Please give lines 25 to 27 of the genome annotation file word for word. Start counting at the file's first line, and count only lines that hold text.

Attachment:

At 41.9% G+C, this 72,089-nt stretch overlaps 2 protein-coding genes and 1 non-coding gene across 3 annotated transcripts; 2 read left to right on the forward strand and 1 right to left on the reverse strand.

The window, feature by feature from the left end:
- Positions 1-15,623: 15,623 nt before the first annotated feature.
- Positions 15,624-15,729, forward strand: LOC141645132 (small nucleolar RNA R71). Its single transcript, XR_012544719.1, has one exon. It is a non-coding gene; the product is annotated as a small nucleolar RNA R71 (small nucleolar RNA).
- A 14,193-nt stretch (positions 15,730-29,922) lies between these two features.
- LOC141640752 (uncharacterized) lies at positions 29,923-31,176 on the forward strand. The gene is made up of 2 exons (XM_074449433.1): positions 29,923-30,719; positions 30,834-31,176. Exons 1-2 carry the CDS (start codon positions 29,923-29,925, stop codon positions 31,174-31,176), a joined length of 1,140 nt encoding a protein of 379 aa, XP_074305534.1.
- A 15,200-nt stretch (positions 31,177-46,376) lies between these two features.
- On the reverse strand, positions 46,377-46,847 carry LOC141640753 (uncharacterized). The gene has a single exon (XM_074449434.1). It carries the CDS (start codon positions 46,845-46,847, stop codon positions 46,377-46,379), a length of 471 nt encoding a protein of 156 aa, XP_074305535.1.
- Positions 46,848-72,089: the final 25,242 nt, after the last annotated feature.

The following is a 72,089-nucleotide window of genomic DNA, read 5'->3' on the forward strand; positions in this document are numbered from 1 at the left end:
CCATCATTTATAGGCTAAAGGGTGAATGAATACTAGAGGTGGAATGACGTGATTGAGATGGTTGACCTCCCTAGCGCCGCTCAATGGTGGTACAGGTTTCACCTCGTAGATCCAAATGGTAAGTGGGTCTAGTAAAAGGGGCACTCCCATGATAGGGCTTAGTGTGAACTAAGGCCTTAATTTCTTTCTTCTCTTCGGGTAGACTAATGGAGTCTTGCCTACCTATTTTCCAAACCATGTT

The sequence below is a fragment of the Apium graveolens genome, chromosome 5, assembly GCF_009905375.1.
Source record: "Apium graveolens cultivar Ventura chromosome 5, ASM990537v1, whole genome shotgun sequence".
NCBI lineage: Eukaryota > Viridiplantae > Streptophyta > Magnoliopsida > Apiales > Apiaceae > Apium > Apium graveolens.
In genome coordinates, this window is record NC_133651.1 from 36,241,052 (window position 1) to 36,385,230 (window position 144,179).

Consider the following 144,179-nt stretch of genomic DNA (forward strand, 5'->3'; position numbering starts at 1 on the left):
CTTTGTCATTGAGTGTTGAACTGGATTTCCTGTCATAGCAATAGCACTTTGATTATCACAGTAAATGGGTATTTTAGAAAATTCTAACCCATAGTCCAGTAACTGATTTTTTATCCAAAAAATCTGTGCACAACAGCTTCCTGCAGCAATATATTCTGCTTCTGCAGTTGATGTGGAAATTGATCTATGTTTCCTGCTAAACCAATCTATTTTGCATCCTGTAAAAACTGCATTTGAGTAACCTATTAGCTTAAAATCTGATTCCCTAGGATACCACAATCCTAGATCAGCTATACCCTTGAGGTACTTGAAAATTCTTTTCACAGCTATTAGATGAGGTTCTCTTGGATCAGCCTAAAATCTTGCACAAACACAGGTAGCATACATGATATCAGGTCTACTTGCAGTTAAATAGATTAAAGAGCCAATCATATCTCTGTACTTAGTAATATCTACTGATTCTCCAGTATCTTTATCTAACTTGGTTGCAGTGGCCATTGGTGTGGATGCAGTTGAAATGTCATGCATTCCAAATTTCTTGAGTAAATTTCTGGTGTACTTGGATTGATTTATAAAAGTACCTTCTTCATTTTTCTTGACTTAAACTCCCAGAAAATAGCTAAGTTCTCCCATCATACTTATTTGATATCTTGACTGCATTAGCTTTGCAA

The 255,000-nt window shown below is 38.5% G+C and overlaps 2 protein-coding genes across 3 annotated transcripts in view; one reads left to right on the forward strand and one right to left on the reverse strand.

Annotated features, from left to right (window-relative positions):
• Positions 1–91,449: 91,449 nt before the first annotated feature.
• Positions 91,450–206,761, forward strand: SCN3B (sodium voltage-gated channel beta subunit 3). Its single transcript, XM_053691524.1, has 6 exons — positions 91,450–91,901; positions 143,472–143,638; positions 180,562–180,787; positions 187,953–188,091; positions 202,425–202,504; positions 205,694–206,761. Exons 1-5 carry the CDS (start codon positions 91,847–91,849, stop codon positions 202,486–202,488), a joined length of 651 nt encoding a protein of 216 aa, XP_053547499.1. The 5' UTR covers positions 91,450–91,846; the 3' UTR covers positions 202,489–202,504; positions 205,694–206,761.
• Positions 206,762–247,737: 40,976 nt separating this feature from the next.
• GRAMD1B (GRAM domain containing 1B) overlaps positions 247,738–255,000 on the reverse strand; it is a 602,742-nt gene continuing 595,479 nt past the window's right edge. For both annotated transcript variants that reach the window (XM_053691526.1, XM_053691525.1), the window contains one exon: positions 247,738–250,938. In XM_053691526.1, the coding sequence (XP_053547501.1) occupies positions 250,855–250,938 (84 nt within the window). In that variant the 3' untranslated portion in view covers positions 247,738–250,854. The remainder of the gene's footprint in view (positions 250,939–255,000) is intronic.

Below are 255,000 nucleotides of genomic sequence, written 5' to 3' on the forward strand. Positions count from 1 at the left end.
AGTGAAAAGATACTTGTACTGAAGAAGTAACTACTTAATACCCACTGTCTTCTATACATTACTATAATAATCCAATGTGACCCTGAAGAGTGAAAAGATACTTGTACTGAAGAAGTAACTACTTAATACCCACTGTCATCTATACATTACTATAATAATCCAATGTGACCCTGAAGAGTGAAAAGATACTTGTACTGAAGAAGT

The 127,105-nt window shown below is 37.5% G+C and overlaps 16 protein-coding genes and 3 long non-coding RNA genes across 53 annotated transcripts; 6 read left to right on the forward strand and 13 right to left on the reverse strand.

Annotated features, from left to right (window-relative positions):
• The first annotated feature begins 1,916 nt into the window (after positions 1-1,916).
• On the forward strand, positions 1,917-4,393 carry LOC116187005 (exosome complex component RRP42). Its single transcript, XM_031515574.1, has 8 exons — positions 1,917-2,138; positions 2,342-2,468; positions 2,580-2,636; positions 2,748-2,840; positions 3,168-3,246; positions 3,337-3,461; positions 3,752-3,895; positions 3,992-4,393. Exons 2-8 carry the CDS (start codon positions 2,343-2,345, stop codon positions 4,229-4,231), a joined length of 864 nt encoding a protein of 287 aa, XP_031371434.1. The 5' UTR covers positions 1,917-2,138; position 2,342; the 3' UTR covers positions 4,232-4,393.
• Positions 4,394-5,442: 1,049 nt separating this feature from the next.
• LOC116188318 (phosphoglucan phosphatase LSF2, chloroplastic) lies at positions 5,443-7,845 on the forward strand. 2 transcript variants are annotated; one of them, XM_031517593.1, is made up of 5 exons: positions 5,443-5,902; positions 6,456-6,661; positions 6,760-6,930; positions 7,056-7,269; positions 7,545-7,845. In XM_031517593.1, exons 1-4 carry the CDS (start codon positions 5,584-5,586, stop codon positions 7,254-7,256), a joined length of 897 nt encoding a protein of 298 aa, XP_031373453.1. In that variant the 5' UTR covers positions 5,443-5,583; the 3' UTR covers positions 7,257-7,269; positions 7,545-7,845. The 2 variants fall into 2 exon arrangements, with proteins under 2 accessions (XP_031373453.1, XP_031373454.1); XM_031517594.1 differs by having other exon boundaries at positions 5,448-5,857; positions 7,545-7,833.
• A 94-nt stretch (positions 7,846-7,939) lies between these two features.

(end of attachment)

AGTGAAAAGATACTTGTACTGAAGAAGTAACTACTTAATACCCACTGTCTTCTATACATTACTATAATAATCCAATGTGACCCTGAAGAGTGAAAAGATACTTGTACTGAAGAAGTAACTACTTAATACCCACTGTCATCTATACATTACTATAATAATCCAATGTGACCCTGAAGAGTGAAAAGATACTTGTACTGAAGAAGT

The 127,105-nt window shown below is 37.5% G+C and overlaps 16 protein-coding genes and 3 long non-coding RNA genes across 53 annotated transcripts; 6 read left to right on the forward strand and 13 right to left on the reverse strand.

Annotated features, from left to right (window-relative positions):